Multibillion Ant "Megacolony" Set to Take Over the Globe

By Allison Bond | July 1, 2009 1:01 pm

antsAre ants taking over the planet? Well, they’ve definitely spread, and they know which ants are on their colonial “team.” In fact, a single colony consisting of billions of Argentine ants, originally natives of South America, have spread onto every continent save Antarctica, thanks to human activity.

Even more remarkable, the insects can tell which ants are from their own colony, even if they live on different continents. When scientists placed ants from the Argentine colony together, even if they were taken from other countries, they were amiable (i.e., nonviolent) to each other. Contrast that with the aggression ants from separate colonies displayed when they came into contact with each other, according to the BBC:

Argentine ants are renowned for forming large colonies, and for becoming a significant pest, attacking native animals and crops. In Europe, one vast colony of Argentine ants is thought to stretch for 6,000km (3,700 miles) along the Mediterranean coast, while another in the US, known as the ‘Californian large’, extends over 900km along the coast of California. A third huge colony exists on the west coast of Japan….

Ants from the smaller super-colonies were always aggressive to one another. So ants from the west coast of Japan fought their rivals from Kobe, while ants from the European super-colony didn’t get on with those from the Iberian colony. But whenever ants from the main European and Californian super-colonies and those from the largest colony in Japan came into contact, they acted as if they were old friends.

Experts say the ants likely are genetically related, so they recognized the chemical composition of each others’ cuticles.

We, for one, welcome our new insect overlords.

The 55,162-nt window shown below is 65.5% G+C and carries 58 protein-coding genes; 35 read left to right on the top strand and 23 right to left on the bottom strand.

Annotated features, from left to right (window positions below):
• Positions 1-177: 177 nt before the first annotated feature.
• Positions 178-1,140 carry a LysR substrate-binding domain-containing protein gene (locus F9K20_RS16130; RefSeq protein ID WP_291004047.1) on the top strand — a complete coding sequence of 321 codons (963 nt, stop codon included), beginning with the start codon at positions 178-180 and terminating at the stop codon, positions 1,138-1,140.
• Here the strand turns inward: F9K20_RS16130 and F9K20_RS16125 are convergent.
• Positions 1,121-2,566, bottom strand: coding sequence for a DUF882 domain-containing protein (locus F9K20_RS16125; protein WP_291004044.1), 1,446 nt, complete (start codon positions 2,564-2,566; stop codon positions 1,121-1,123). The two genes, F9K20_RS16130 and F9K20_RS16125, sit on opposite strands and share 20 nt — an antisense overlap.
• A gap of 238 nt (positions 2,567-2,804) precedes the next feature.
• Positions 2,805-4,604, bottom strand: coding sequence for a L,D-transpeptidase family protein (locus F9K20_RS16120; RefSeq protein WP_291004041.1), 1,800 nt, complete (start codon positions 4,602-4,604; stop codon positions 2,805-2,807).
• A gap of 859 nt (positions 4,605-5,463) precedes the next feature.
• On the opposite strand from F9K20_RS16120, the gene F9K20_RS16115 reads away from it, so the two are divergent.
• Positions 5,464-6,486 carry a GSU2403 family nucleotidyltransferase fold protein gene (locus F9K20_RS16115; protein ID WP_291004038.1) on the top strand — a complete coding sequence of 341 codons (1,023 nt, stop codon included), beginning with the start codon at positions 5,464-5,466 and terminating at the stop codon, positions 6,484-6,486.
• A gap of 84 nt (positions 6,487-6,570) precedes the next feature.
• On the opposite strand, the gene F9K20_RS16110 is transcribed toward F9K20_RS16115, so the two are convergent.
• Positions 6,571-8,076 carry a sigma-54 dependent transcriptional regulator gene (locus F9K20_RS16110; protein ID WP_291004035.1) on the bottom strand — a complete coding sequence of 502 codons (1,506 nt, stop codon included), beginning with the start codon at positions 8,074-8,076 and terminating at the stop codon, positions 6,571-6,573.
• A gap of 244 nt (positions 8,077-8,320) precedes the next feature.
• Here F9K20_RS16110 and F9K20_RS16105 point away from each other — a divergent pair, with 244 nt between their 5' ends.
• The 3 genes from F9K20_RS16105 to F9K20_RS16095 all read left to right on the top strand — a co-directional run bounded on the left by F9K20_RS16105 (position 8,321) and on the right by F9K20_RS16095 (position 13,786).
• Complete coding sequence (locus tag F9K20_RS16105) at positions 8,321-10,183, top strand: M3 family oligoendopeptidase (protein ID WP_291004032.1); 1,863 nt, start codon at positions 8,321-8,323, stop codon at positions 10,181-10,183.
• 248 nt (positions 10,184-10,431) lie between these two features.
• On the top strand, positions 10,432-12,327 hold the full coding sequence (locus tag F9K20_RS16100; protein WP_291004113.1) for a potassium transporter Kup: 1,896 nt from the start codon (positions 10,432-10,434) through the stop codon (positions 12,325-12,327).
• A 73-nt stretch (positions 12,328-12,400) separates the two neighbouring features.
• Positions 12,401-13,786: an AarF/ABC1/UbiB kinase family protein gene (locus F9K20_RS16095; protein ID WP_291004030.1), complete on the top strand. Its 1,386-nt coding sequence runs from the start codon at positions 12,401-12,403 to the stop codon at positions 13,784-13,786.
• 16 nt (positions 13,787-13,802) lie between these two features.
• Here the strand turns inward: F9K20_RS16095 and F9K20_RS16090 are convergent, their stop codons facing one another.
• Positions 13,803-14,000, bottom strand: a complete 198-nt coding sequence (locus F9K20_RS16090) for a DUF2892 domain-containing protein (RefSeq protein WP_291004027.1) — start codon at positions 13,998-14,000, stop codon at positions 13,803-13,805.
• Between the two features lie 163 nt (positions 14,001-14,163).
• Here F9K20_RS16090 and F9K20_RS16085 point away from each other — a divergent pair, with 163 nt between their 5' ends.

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Image: flickr / striatic

MORE ABOUT: ants, geography, insects
  • Dennis

    “We, for one”

    Either you are Borg or you are Argentine Ant(s)!

  • Romeo Vitelli

    “So ants from the west coast of Japan fought their rivals from Kobe, while ants from the European super-colony didn’t get on with those from the Iberian colony.”

    They’re picking up bad habits from humans.

  • Ernesto

    6000 Km = 3750 miles (aprox.), not 375.

  • Jumblepudding

    This “larger unity” of species is an interesting adaptation. Are the west and east coast ants of Japan less related genetically, or do they fall under the same species as well? Is it possible that over the generations, the Argentine ants have a strategy that lets them resist genetic variance and mutation that would render them unrecognizable to each other?

  • Markle

    @3 Ernesto
    “6000 Km = 3750 miles (aprox.), not 375.”

    Yeah and the mistake is not present in the source.

  • Jeff Thiesen

    Why do I get the impression from reading these and other comments that certain people enjoy finding typos and other errors in any printed material? Does it make you feel empowered and superior to be right – if only for one moment?

    “yeah and the mistake is not present in the source.”


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  • Allison Bond

    This is Allison, the author of the post. BBC originally had the typo but modified the article later in the day to fix it… unfortunately, they changed it after that section had been copied and pasted into the article. The figure has subsequently been changed in the Discoblog post as well.

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